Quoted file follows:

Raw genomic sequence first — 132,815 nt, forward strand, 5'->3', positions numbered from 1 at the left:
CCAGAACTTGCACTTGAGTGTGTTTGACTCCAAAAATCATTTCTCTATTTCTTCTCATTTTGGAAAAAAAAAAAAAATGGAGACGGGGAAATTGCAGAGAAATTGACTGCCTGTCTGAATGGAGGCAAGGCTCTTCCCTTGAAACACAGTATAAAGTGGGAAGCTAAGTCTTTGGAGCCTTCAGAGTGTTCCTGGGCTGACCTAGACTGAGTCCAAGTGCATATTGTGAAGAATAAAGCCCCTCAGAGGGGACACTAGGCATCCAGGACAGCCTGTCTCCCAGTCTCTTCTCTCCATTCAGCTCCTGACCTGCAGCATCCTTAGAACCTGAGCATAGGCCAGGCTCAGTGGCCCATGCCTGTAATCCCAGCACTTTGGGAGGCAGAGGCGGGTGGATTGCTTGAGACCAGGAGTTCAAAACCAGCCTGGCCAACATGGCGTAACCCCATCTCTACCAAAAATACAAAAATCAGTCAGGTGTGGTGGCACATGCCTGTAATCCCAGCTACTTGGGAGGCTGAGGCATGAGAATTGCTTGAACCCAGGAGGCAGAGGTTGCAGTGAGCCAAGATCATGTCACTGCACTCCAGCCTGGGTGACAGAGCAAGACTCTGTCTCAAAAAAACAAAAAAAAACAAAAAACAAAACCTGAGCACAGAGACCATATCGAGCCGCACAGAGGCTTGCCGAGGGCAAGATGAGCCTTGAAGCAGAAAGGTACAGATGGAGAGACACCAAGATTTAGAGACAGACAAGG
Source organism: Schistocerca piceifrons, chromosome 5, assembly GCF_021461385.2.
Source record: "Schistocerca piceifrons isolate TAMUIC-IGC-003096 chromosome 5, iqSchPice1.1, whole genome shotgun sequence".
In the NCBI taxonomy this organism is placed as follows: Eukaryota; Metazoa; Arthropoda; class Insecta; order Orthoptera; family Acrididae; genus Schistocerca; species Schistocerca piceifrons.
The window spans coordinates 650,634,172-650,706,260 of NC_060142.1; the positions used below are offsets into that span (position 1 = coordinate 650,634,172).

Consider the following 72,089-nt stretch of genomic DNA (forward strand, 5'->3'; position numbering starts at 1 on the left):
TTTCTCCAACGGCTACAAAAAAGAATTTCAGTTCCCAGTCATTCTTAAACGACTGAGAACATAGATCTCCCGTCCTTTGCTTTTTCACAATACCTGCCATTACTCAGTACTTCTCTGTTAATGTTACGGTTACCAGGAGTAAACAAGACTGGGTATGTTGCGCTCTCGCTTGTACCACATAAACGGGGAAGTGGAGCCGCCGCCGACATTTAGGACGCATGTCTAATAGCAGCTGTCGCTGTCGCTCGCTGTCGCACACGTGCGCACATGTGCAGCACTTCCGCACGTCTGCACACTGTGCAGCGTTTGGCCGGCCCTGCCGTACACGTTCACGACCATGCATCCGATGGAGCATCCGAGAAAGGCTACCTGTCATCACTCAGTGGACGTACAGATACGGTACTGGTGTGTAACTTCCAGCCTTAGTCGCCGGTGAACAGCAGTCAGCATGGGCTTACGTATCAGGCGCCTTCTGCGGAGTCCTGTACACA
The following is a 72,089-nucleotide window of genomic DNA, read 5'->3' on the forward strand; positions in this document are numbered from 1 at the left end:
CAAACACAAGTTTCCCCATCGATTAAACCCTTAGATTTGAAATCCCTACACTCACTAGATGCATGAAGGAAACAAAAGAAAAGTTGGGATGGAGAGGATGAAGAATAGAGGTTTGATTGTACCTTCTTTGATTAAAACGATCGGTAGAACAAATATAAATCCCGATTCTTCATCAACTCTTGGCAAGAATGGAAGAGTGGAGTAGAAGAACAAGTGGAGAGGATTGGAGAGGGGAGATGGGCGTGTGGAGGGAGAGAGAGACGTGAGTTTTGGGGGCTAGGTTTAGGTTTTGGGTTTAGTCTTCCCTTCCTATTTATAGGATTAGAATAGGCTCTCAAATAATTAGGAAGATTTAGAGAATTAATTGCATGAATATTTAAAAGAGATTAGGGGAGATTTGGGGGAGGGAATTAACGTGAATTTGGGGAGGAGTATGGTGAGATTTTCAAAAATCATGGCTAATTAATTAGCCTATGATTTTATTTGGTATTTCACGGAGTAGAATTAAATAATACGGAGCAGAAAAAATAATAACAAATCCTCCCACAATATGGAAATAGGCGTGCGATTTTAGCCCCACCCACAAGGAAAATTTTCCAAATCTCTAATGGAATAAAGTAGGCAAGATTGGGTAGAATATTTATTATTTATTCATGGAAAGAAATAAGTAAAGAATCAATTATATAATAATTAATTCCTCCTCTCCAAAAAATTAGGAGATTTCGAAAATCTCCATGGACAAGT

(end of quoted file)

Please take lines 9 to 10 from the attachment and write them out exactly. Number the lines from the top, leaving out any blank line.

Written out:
The following is a 72,089-nucleotide window of genomic DNA, read 5'->3' on the forward strand; positions in this document are numbered from 1 at the left end:
CAAACACAAGTTTCCCCATCGATTAAACCCTTAGATTTGAAATCCCTACACTCACTAGATGCATGAAGGAAACAAAAGAAAAGTTGGGATGGAGAGGATGAAGAATAGAGGTTTGATTGTACCTTCTTTGATTAAAACGATCGGTAGAACAAATATAAATCCCGATTCTTCATCAACTCTTGGCAAGAATGGAAGAGTGGAGTAGAAGAACAAGTGGAGAGGATTGGAGAGGGGAGATGGGCGTGTGGAGGGAGAGAGAGACGTGAGTTTTGGGGGCTAGGTTTAGGTTTTGGGTTTAGTCTTCCCTTCCTATTTATAGGATTAGAATAGGCTCTCAAATAATTAGGAAGATTTAGAGAATTAATTGCATGAATATTTAAAAGAGATTAGGGGAGATTTGGGGGAGGGAATTAACGTGAATTTGGGGAGGAGTATGGTGAGATTTTCAAAAATCATGGCTAATTAATTAGCCTATGATTTTATTTGGTATTTCACGGAGTAGAATTAAATAATACGGAGCAGAAAAAATAATAACAAATCCTCCCACAATATGGAAATAGGCGTGCGATTTTAGCCCCACCCACAAGGAAAATTTTCCAAATCTCTAATGGAATAAAGTAGGCAAGATTGGGTAGAATATTTATTATTTATTCATGGAAAGAAATAAGTAAAGAATCAATTATATAATAATTAATTCCTCCTCTCCAAAAAATTAGGAGATTTCGAAAATCTCCATGGACAAGT